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The Sherlock Peoria Pastiche Library

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The Wealth of John H. Watson

By Brad Keefauver
(Originally published in 221B Baker Street, number 3, May1995.)

Thurston bent over the billiards table, lined up his shot, and drew back his cue, ready to strike.

“The problem, my boy, is that you just don't know how to be rich,” he said, looking up at me with that sly grin he favoured when he was winning.

“I can't argue with that," I replied after he had made his shot. "I've had no experience at it.”

"Johnny, Johnny, Johnny," Thurston stood up and shook his head. "You haven't wanted to have any experience at it!"

I gave a start of incredulity, and sent my American friend a questioning glance.

"What on earth do you mean by that""

"Exactly what I said, Johnny my boy," he continued. "Tell me, what was the first thing you did after getting your doctor's degree?"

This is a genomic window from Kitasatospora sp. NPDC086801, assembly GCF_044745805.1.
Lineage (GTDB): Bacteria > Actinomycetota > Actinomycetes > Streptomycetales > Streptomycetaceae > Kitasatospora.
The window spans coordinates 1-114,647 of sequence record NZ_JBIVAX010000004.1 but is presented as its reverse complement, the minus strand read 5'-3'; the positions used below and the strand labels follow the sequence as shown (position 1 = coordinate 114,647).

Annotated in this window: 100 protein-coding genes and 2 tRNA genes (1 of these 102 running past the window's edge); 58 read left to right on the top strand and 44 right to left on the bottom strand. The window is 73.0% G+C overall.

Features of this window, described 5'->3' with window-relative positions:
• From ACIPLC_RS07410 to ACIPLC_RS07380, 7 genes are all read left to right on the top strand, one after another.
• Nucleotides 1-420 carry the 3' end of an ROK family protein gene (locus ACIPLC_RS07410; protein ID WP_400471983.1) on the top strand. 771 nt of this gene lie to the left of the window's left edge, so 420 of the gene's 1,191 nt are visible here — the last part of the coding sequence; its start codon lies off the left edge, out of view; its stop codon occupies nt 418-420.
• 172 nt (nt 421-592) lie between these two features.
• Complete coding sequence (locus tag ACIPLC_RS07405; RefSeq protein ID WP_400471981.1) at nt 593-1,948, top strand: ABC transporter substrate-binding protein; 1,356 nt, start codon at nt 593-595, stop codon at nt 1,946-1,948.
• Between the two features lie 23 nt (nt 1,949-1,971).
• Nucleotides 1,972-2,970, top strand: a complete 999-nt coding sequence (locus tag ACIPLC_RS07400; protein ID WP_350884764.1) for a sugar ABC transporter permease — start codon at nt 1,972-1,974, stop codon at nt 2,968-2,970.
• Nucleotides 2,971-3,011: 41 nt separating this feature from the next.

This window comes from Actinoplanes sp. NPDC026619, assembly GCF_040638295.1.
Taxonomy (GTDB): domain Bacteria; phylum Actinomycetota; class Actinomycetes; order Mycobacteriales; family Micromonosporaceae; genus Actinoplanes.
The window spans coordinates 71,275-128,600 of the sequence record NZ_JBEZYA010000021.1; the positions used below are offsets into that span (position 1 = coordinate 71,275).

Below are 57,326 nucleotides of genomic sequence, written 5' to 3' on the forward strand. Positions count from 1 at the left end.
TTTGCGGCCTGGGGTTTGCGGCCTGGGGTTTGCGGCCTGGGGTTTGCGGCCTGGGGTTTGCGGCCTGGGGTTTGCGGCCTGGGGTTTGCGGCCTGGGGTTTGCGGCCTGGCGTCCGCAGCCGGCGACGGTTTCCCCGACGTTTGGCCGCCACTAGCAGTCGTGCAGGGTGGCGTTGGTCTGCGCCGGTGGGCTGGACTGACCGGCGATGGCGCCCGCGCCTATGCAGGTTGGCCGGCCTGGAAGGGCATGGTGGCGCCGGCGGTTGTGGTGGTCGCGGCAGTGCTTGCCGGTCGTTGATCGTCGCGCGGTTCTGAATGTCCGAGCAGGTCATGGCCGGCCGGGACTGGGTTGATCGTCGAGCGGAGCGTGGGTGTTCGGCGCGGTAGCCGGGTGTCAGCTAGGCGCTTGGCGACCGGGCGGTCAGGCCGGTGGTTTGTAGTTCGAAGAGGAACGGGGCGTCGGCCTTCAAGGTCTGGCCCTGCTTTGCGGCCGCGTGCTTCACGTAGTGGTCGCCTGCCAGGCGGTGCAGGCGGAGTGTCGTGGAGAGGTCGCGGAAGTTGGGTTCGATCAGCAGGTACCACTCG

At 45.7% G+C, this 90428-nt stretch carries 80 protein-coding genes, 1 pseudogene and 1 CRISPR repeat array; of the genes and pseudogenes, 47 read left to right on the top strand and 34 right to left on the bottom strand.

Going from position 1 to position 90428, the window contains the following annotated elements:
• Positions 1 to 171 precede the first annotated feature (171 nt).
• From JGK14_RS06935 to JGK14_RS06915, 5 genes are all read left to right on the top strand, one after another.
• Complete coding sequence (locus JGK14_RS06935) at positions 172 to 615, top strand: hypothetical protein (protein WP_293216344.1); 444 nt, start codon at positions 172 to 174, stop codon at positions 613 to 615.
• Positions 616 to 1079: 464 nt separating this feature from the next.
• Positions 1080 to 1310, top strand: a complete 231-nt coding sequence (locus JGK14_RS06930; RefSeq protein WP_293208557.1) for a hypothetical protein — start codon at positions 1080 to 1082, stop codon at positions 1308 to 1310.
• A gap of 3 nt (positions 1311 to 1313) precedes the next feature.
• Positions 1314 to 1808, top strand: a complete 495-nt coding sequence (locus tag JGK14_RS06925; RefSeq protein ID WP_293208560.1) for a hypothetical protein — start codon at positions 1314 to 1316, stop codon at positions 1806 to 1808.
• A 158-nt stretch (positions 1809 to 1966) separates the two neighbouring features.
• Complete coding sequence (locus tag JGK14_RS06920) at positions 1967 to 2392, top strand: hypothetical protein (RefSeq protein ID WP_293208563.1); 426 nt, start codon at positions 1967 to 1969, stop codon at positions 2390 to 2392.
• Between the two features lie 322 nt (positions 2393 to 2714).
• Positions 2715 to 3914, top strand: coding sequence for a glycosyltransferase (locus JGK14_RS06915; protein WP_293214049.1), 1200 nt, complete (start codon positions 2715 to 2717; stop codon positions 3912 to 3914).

"Why, I signed up for army surgeon's training at Netley.”

"You couldn't think of a more profitable way to use your skills?"

"I did not Join the Fifth Northumberland Fusillers for profit, Thurston!"

Thurston smiled in a very self-satisfied manner.

"My point exactly," he told me and nodded at something to my left. Porter had returned from the bar with our drinks. Propping my cue against the leather upholstered wingback I had been leaning on, I took the proffered drinks off Porter's tray, thanked him, and told him that was all we'd be needing for the moment.

"You do handle the servants quite well, though," Thurston said quietly after Porter had left.

“I try to treat everyone in the same, civil fashion," I explained.

"You'd have made a great American. if you weren't so damed British." he laughed and took another shot. The billiard balls cracked into each other repeatedly until, at last, came the thump of one of them dropping into a pocket. Thurston's technique was very sloppy, but effective. "But back to my main point. You were educated for one of the most profitable careers that exists, and you decided to take your earnings in patriotism instead of pound-notes! "

“I'm not the first to put Queen and Country before personal gain, and I shall not be the last,” I argued, not at all ashamed of my decision.